We often hear people talk about the “Game of Life”.
In this game of life, as humans we ALWAYS only have two goals, SAFETY and SIGNIFICANCE.
- Emotionally, we feel our needs are equal to other people’s needs and feel comfortable asking for them to be met.
- Physically, we are free from violence and intimidation, and have enough physical health to meet the demands of our lives.
- Financially, we have enough to maintain our lifestyle and secure the basics like food and shelter.
- How we learned to get a sense of belonging
- How we learned to get a sense of worth
- Examples include: by people pleasing, by being the best at sports, or school, by fixing things for people, etc.
We long and strive for SAFETY and SIGNIFICANCE at every stage and age, whether we are 2 yo, 42 yo, or 92 yo!
The tricky part however, is that HOW we learned to get safety and significance depends on our early life experiences, and how those interacted with our genetic predispositions and temperament. Let’s look at some examples.
- Sally learned that to be safe, she needs to puff up and make herself scary and intimidating, and that to have significance she has to be the smartest person in the room, so she can never be wrong or make acknowledge a mistake.
- Phil learned to be safe by fixing things for other people and making sure they are ok, so his needs might eventually be met, and that to have significance he had to keep the peace at all costs.
How each of them interprets and responds to life is completely different, given their survival maps about HOW to gain SAFETY and SIGNIFICANCE.
The other tricky part is that the RULES CHANGE.
How we learned to have safety and significance at one age, may not apply at another. When we are 2 yo we may get a lolly-pop for using the potty, but we don’t at 22 yo.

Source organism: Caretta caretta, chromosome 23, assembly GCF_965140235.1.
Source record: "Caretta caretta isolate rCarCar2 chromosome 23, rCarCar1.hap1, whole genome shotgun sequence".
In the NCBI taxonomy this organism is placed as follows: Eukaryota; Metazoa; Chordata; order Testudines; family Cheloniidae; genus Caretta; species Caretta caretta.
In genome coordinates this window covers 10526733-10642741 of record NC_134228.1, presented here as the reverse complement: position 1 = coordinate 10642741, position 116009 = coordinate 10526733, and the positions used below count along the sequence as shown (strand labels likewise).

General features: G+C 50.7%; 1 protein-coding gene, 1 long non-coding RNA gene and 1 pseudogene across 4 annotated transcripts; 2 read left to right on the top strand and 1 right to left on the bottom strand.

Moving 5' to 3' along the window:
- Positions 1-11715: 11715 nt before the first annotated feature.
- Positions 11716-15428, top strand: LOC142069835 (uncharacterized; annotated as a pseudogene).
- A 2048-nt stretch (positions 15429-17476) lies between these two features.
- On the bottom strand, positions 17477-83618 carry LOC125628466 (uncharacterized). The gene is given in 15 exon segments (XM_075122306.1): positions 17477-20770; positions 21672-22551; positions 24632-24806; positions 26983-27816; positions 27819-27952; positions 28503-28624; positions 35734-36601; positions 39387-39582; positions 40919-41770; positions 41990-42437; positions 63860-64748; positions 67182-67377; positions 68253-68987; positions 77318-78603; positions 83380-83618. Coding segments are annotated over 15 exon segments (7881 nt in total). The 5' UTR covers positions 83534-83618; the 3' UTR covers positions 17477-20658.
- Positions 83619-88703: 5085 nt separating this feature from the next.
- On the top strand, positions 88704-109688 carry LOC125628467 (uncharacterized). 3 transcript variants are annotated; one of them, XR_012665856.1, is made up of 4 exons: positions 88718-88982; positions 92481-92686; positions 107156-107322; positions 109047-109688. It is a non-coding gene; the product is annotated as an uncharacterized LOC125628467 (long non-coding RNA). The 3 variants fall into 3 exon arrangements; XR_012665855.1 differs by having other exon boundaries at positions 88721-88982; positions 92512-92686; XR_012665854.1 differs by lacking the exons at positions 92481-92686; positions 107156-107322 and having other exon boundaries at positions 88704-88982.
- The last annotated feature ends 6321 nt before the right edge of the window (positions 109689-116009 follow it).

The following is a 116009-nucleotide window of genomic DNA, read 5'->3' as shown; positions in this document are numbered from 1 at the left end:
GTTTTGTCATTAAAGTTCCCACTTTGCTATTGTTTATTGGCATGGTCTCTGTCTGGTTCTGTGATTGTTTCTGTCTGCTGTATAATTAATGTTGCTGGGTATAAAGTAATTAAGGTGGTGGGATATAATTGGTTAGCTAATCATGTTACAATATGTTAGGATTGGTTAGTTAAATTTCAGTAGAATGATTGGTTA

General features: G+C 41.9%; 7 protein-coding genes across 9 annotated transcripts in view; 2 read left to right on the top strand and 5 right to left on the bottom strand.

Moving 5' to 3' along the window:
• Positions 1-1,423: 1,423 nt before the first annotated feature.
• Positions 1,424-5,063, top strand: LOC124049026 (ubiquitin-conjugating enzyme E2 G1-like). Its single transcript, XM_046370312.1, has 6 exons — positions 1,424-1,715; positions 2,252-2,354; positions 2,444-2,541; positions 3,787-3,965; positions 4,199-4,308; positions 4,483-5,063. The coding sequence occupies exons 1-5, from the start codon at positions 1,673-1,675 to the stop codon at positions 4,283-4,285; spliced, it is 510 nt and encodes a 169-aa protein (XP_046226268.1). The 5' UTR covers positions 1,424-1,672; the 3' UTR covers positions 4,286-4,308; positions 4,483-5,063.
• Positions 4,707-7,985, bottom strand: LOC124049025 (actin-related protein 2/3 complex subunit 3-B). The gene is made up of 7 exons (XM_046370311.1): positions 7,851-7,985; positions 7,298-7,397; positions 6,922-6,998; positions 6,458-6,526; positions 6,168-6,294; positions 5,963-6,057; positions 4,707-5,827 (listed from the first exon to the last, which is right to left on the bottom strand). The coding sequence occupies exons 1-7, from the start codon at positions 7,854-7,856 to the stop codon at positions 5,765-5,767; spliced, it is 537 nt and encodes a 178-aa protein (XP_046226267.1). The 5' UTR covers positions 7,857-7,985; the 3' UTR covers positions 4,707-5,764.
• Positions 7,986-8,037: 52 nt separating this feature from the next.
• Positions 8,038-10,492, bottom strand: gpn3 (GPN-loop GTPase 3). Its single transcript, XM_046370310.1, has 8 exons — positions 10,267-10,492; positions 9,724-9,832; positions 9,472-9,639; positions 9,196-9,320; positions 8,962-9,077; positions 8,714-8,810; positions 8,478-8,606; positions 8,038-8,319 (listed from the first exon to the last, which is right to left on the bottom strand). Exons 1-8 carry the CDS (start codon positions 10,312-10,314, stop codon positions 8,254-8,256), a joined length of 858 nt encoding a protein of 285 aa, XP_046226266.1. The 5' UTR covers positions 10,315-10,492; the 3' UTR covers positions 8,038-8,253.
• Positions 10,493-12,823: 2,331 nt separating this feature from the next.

The problem is that we are creatures of habit and we like predictability, so once we learned one way to have safety and significance, we are reluctant to acknowledge when the rules change and we don’t want to change our approach until we virtually have no other choice. Some people say humans are the only species whose house has to burn down before we are willing to move out.
Kate learned to people please as a way to have safety and significance in her childhood. By her mid-40’s she struggled with her weight, chronic pain, depression and anxiety because she never had time to take care of herself. She was burning out and this now compromised her safety by affecting her health. Moreover, because Kate learned to people please, she really struggled with saying “no” to people and setting boundaries. She now had so many demands on her time that she was not able to meet everyone’s demands.
The rules changed and Kate had not learned to pay attention to her FIRE ALARM, the signalling system that makes us feel distressed and is inviting us to be CURIOUS about what is causing the distress, and to respond to herself with COMPASSION and to have the COURAGE to stay with whatever feelings come up.
So you see, in the game of life, we win or succeed by being willing to acknowledge distress and act to help ourselves get back on track.
When we focus on the aim of the game, instead of on the rules, we notice when the rules change. Then we can notice what makes us feel STRONGER vs WEAKER, so we can figure out how to best gain safety and significance in the next phase of the game.
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